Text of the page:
THE GIRL WHO KICKED THE HORNET'S NEST Stieg Larsson MacLehose Press, £18.99
READING the last lines of a good book always bring about a melancholic satisfaction. You are pleased with the achievement of finishing, but saddened that there will be no further time spent with the storylines and characters you have encountered.
How much more bitter-sweet then, to complete The Girl Who Kicked The Hornet's Nest, last book in the Sweden-based Millennium trilogy by author Stieg Larsson.
Like the first two, the third part of the trilogy encompasses brilliant storytelling, vivid and pacey action, a "whydunnit" and political polemic as well as a detection thriller, and features a couple of fictional characters who are as memorable in their own way as Sherlock Holmes and Dr Watson.
Yet that is the end of them. Unless some other passionate genius can be found to take up Larsson's ideas for more Millennium books, we will have to be satisfied with The Girl With The Dragon Tattoo, The Girl Who Played With Fire and this last book. For Larsson died of a heart attack, aged 50, shortly after delivering the manuscripts of the trilogy to his publisher in 2004.
To read The Girl Who Kicked The Hornet's Nest, it is essential to have read at least its predecessor in the trilogy, as this book opens where the last one left off.
The action centres around crusading journalist Mikael Blomkvist trying to prove that the "Girl" of all three titles, his former lover Lisbeth Salander, is innocent of the attempted murder of her father, a KGB defector called Alexander Zalachenko, even though she did put an axe in his head.
A tiny computer hacker with a photographic memory, Salander begins the book in hospital, recovering from bullets in his brain, hip and shoulder. She uses her hacking skills to defend herself even from intensive care, and being dysfunctional, she is amazed that Blomkvist and others are prepared to help her.
Long ago, a sinister invisible grouping within the Swedish secret police put Salander in an institution where she was abused by psychiatrist Peter Teleborian. Now the superspooks are out to frame Salander again, and Blomkvist – like Larsson, the editor of an anti-fascist investigative magazine – uses his Millennium publishing concern to expose the whole conspiracy against Salander, which reaches deep into the Swedish government and legal system.
The strange relationship between Salander and Blomkvist is not at the core of this book, as it was in the previous two, and since Salander is in hospital for most of the action, it is Blomkvist who takes centre stage as he hunts down the spooks, assisted by the "good" cops and spies and his occasional lover, Erika Berger, formerly of Millennium and now editor of a major daily newspaper. She has her own murderous stalker to contend with too.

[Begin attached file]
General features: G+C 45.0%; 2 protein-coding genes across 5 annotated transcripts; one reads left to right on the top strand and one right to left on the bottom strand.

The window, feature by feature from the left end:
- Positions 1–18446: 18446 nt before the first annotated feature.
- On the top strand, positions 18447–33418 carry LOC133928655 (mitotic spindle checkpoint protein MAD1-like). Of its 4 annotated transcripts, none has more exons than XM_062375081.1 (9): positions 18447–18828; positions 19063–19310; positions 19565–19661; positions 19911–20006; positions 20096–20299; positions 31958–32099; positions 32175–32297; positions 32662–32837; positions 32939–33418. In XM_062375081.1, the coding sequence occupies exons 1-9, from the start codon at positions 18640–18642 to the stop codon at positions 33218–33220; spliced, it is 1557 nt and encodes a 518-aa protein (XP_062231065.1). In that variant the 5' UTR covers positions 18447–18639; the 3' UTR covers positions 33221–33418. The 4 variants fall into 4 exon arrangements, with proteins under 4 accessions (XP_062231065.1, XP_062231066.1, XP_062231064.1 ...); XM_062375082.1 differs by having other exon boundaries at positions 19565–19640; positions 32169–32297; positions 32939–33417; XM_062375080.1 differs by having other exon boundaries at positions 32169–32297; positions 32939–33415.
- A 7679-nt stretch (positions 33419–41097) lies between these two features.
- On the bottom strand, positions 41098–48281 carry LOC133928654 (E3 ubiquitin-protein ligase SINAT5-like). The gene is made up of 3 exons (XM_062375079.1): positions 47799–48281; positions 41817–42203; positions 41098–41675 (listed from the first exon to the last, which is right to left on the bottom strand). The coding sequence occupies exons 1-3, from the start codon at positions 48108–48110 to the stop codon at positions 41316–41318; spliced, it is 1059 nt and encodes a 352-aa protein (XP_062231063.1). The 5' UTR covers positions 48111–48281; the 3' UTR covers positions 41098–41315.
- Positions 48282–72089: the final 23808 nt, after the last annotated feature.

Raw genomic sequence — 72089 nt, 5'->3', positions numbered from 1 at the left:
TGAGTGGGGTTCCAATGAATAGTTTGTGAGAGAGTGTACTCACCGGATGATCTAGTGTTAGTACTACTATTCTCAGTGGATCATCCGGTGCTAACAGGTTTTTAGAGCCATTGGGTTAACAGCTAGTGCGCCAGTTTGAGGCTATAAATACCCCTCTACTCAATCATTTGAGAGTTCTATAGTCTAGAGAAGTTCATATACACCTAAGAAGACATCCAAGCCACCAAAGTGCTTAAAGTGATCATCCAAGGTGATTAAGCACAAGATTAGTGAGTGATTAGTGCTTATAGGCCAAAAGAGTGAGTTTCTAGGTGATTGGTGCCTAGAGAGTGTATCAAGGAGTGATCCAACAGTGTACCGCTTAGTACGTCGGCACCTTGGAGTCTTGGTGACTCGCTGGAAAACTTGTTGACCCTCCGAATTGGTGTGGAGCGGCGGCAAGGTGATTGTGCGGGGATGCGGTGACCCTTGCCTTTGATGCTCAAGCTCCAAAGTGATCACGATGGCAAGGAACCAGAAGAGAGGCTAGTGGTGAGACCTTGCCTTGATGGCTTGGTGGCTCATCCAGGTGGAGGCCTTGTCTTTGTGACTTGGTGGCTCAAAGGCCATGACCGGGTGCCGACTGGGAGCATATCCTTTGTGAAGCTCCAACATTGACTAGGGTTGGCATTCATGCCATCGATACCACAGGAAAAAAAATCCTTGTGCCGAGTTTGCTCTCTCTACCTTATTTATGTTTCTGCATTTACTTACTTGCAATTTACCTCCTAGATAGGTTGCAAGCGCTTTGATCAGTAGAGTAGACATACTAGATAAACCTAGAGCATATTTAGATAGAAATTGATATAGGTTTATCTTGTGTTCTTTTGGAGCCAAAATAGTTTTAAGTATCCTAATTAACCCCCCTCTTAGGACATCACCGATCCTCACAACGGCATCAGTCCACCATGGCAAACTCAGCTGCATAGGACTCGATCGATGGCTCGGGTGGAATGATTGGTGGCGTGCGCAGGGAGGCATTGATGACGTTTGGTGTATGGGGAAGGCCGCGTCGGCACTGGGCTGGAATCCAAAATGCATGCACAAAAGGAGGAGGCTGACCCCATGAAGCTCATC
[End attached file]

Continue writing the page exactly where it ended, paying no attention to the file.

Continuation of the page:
The secret conspirators will stop at nothing to silence Blomkvist and Salander, such is their fear of discovery, but in true All The President's Men fashion, the journalist and his ally battle on to the almost bitter end.
Throw in savage Hell's Angels, a coterie of super hackers helping Salander, and even the prime minister of Sweden, and you have a delicious mix of storylines.
The final court scenes, where Salander and Blomkvist's advocate, his sister Anika Giannini, confront Teleborian and the ambitious but misguided prosecutor Richard Ekstrom, are superbly played out. And there are still enough pages for Salander to be put in mortal danger by her murderous half-brother.
A genuinely engrossing read, the book does have its flaws, as it is hardly literary, and some plot twists – including an unlikely new love interest for Blomkvist in the shape of an Amazonian policewoman – are unnecessary.
As with the previous two novels, the principal characters are richly drawn, but the police and spies are less so – Larsson clearly wasn't interested in cops and spooks.
Some reviewers of the first two books said Salander was not a credible character. They should have waited for the whole trilogy, because Larsson shows how Lisbeth became the person she was, thus exposing officialdom's misogyny, which is present not just in Swedish society.
Again there is enough journalistic and technological detail to satisfy geeks, and the bad guys are interesting because they see themselves as preserving Swedish democracy when they are in fact subverting it – a moral dilemma Larsson fully explores, though you can guess which side he comes down on.
The conclusion to the Millennium trilogy is just as fine as the preceding two volumes. How desperately sad, then, that Salander and Blomkvist will have no further adventures, as surely no-one could depict them quite like the late, great Stieg Larsson. v
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